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A father-of-three who built a £100,000 treehouse without planning permission has revealed he has cancer and feared he didn’t have enough time to wait for officials to sign off his ‘dream project’. 

John Kitson, 42, built the luxurious one bed ‘Cornish Treehouse’ property in a secluded woodland in Morval, near Looe – a modern elevated wooden structure with WiFi available from £195 a night.

But he admits he didn’t get permission as an eye cancer diagnosis left him fearing it would take too long to get the green light.

John said he was ‘a silly bu***r’ but having an official plan would have also ‘limited’ his ability to make artistic decisions as work progressed. 

He said when the build started he didn’t know if he would be around to ‘see the end’ of it.

However John now sees that is no justification and regrets making life ‘difficult’ for the local planning office.

He is seeking retrospective planning permission but if the application fails he faces having to tear down the entire project – which he says will break his heart. 

John Kitson's Cornish Treehouse he built without planning permission in Cornwall - but he is now seeking retrospective permission

John Kitson’s Cornish Treehouse he built without planning permission in Cornwall – but he is now seeking retrospective permission

The luxurious one bed 'Cornish Treehouse' property is in a secluded woodland in Morval, near Looe

The luxurious one bed ‘Cornish Treehouse’ property is in a secluded woodland in Morval, near Looe

It is a modern elevated wooden structure with WiFi available from £195 a night - the interior pictured complete with a kitchen and sitting area

It is a modern elevated wooden structure with WiFi available from £195 a night – the interior pictured complete with a kitchen and sitting area 

The modern-looking bath room in the treehouse - John says it was his dream project and started building during the pandemic

The modern-looking bath room in the treehouse – John says it was his dream project and started building during the pandemic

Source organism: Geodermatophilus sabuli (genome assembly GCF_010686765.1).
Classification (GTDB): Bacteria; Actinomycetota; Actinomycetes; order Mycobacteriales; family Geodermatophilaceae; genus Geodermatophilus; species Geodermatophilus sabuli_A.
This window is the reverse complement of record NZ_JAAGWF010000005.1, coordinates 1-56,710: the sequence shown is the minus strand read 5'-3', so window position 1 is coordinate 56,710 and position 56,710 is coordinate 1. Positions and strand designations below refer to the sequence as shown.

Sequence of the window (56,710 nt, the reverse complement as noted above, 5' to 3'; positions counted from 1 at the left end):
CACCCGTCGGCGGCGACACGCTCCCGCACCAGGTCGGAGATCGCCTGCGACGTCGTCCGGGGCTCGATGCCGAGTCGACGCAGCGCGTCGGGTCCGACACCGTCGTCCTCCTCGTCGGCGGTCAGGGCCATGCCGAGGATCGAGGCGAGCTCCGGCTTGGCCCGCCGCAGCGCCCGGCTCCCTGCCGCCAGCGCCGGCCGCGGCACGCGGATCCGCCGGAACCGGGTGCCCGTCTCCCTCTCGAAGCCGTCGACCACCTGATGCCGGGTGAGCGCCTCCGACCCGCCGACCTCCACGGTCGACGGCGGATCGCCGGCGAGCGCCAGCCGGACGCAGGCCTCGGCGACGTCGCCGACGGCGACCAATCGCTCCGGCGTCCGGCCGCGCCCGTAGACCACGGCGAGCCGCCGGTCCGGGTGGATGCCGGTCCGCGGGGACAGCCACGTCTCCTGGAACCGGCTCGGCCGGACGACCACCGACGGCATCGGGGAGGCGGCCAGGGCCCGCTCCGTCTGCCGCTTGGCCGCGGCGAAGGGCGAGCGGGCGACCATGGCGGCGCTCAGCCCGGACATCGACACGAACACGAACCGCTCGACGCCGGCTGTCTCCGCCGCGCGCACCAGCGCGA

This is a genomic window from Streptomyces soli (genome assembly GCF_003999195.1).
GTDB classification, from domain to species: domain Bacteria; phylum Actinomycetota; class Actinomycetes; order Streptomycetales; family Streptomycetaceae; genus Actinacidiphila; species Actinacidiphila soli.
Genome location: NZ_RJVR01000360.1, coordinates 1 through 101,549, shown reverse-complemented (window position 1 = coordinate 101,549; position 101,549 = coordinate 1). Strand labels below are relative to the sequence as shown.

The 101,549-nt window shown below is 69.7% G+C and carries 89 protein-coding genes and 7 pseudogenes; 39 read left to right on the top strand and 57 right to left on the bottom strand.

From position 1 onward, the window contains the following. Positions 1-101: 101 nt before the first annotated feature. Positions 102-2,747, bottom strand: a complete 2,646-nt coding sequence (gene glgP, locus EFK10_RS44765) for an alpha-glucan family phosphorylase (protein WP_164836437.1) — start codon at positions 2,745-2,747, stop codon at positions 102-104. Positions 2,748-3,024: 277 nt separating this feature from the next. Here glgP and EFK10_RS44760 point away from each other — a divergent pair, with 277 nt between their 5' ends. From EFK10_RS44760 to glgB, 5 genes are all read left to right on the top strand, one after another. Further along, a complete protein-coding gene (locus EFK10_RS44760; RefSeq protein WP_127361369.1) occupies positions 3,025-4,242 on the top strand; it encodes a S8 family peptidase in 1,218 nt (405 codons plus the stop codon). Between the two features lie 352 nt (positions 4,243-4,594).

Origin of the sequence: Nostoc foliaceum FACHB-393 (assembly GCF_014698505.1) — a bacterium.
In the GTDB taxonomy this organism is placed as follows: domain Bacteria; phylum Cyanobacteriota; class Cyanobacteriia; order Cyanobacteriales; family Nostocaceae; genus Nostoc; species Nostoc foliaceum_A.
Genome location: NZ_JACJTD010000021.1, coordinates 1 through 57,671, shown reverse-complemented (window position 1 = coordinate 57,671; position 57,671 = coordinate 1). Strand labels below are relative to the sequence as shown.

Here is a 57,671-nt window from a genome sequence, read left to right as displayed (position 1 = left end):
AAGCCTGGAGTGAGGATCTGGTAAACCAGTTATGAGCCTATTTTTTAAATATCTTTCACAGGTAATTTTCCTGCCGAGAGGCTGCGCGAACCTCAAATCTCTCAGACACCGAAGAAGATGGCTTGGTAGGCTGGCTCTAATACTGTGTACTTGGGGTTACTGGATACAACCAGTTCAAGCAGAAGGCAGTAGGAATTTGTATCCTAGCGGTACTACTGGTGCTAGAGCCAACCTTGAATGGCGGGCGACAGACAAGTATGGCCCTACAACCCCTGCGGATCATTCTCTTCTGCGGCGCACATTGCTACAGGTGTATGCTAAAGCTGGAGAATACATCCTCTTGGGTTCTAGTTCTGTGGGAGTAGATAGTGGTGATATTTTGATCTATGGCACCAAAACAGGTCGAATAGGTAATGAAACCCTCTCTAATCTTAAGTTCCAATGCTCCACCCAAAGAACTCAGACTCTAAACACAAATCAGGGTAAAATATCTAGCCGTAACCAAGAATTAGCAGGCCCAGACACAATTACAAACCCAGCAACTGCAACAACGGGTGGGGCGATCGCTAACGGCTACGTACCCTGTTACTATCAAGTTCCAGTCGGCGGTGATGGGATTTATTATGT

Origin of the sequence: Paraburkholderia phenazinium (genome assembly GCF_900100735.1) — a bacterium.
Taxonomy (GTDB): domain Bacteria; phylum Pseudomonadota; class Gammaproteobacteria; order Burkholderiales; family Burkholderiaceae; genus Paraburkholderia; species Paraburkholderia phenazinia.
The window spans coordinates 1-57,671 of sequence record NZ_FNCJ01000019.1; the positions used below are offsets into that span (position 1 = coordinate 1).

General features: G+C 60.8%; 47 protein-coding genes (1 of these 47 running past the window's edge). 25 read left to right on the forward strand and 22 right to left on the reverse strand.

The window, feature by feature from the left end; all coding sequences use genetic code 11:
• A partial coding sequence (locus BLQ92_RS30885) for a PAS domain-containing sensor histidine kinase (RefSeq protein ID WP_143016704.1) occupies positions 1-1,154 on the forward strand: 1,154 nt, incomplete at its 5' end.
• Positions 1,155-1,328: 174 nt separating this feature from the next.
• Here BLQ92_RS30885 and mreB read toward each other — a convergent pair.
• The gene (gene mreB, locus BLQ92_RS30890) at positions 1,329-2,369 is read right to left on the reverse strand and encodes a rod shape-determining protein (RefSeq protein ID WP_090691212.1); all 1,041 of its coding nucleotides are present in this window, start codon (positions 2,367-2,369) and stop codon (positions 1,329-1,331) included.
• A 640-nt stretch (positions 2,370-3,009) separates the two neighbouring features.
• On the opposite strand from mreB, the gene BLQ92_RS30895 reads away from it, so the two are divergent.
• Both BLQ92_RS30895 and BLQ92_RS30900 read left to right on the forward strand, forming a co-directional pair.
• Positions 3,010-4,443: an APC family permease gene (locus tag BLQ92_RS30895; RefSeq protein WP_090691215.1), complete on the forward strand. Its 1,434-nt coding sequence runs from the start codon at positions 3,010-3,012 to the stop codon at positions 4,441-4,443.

The treehouse has mains electricity and running water and is rented out as holiday accommodation advertised as a 'cosy couples' retreat'

The treehouse has mains electricity and running water and is rented out as holiday accommodation advertised as a ‘cosy couples’ retreat’

John said: ‘Thankfully my cancer is not as bad as I thought, I thought I had a secondary tumour somewhere on my pancreas but thankfully I’m in the clear.

‘When I first got checked up I never thought it would be anything serious, but within days I was in London and then Liverpool for treatment.

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‘I admit it’s not relevant for planning, but from a personal point of view it focuses your mind a bit if the worst did happen.

‘I just didn’t want to wait, I didn’t want to f**k around waiting months for planners and not be able to see the finished build.

‘I think that as part of the urgency for wanting to get on with it – it’s a difficult area to talk about.

‘It puts things into context a little. There are more things to life and I didn’t know if I’d be around to see the end frankly when we started.

‘It’s a very weak justification and that doesn’t justify what I’ve done but it was the reason for wanting to get on with it.

‘I just fell in love with it and other people fell in love with it.

‘I don’t blame the planners for doing their job and I’m delighted people are being supportive. If the worst happens, it happens and I’m a silly bu***r.

‘If they make me tear it down I’ll have to comply but it will break my heart.’

John said he was 'a silly bu***r' but having an official plan would have also 'limited' his ability to make artistic decisions as work progressed

John said he was ‘a silly bu***r’ but having an official plan would have also ‘limited’ his ability to make artistic decisions as work progressed

A spokesman for the South East Cornwall Tourism Association, said: 'My personal concern is the safety aspect, we can't see any fire exits on this building yet it has a log burner. How safe is that?'

A spokesman for the South East Cornwall Tourism Association, said: ‘My personal concern is the safety aspect, we can’t see any fire exits on this building yet it has a log burner. How safe is that?’

A spokeswoman for Cornwall Council confirmed 'the applicant has submitted a retrospective planning application to apply for permission so that it can be considered in the usual manner'